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In 1820's London, Julian Kestrel and an unlikely partner--bold and bewitching prostitute Sally Stokes--stalk a murderer through the high places and low life in Regency London, after Sally mistakenly steals a letter from one of her clients containing an urgent plea for help from a distraught young woman.
Posted June 24, 2007
A friend introduced me to this book and I anxiously awaited the next title in the series - I would take a day off from work and turn the pages voraciously. They were excellent descriptions of the early 1800s and Julian Kestral wass smart, and engaging. I was heartbroken to learn of the author's passing after waiting and waiting for a new installment. She was a talented writer and I for one 'fully 10+ years after reading that first novel' miss her.Was this review helpful? Yes NoThank you for your feedback. Report this reviewThank you, this review has been flagged.
Posted December 17, 2005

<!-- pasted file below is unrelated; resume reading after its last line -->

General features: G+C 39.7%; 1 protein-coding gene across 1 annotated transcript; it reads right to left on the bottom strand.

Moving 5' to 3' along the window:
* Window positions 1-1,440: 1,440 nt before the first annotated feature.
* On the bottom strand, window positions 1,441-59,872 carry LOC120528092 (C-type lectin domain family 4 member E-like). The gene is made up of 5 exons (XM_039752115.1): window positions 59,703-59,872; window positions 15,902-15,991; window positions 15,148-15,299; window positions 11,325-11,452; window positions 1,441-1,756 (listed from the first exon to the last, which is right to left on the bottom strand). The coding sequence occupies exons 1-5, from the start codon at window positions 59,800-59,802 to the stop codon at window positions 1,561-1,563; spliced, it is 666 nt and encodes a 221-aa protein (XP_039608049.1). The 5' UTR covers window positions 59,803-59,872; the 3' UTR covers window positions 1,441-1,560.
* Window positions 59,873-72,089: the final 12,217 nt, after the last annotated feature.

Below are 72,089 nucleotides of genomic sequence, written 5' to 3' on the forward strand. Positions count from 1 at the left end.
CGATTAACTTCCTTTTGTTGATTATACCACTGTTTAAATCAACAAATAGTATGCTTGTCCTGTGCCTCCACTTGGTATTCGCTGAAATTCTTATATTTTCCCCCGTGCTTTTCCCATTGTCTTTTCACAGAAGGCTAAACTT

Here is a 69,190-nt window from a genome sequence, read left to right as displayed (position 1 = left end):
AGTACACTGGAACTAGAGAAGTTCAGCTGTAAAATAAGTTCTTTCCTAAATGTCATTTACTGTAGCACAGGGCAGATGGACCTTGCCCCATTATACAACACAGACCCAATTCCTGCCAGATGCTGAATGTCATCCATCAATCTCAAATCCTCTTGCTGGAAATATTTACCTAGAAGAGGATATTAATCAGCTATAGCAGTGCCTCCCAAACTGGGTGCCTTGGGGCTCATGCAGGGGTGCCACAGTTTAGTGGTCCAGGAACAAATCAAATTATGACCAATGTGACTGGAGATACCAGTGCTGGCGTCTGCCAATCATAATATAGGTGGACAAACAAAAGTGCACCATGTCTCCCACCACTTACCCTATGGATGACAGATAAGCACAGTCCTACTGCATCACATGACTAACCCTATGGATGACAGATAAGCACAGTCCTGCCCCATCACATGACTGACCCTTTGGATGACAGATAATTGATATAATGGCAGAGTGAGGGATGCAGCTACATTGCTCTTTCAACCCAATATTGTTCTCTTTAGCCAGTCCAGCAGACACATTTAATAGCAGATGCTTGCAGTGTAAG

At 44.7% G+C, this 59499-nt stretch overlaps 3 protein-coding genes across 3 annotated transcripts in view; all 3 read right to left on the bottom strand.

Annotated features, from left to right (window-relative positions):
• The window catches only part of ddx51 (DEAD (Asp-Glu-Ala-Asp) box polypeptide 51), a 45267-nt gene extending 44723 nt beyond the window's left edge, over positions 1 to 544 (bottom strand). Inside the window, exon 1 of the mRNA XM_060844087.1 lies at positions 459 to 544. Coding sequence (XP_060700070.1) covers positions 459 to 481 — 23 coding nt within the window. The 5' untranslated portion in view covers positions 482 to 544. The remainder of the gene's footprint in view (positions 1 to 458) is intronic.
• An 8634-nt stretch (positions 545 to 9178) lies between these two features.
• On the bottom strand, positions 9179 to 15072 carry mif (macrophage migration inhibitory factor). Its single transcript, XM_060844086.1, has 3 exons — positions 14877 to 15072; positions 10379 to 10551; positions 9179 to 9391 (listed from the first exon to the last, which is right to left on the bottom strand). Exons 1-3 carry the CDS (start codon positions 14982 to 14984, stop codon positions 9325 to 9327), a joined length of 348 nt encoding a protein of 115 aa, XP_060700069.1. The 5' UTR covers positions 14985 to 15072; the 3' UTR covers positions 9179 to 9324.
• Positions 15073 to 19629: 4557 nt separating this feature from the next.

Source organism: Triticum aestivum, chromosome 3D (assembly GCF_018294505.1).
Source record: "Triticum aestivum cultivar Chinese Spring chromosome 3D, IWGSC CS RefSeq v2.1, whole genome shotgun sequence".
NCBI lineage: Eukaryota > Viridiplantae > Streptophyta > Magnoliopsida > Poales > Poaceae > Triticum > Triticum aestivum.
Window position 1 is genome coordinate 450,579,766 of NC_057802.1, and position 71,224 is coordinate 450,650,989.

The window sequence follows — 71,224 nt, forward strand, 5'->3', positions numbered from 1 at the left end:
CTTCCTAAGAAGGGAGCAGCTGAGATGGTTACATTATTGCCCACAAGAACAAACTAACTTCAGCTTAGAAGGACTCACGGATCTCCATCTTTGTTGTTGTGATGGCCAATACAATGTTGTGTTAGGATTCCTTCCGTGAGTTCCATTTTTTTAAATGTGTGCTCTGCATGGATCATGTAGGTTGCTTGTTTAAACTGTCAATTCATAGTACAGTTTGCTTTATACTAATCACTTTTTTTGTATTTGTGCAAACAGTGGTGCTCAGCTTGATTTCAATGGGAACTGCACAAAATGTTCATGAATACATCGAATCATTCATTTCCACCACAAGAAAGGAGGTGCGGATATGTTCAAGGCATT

A Broken Vessel is part of the Julian Kestrel series. It's the first in the series I've read, and it won't be the last! Set in Regency or Dickens' Edwardian London, (there's a definite Dickensian feel), the plot involves the mysterious identity and circumstances surrounding the death of a young woman at a 'reformation house'. When Sally, a prostitute in London's seedy Haymarket, steals the handkerchieves of three of her 'clientele' one night, she also unintentionally steals a letter, which turns out to be an obviously heartfelt plea for help from a young woman. Shortly after, Sally runs into her brother, Dipper, a reformed pickpocket who is now valet to the high-class, gentlemanly sleuth, Julian Kestrel. The three, Sally, Dipper and Julian work together to discover the identity of the letter-writer. Unfortunately they discover her identity too late. They identify the letter-writer as a young inmate of a reformation house who was purported to have commited suicide, and who was using the anonymous name of Mary at the time of her death. Circumstances surrounding the purported suicide do not add up, and the three begin a determined effort to learn the truth about Mary's identity and her death. This was the best historical mystery I've yet read! It has a page-turning plot, vivid, sympathetic characters and is quite well-crafted. I will definitely be reading more of these Julian Kestrel mysteries. Sadly, the author passed away in 1998, so there are only four in the series.Was this review helpful? Yes NoThank you for your feedback. Report this reviewThank you, this review has been flagged.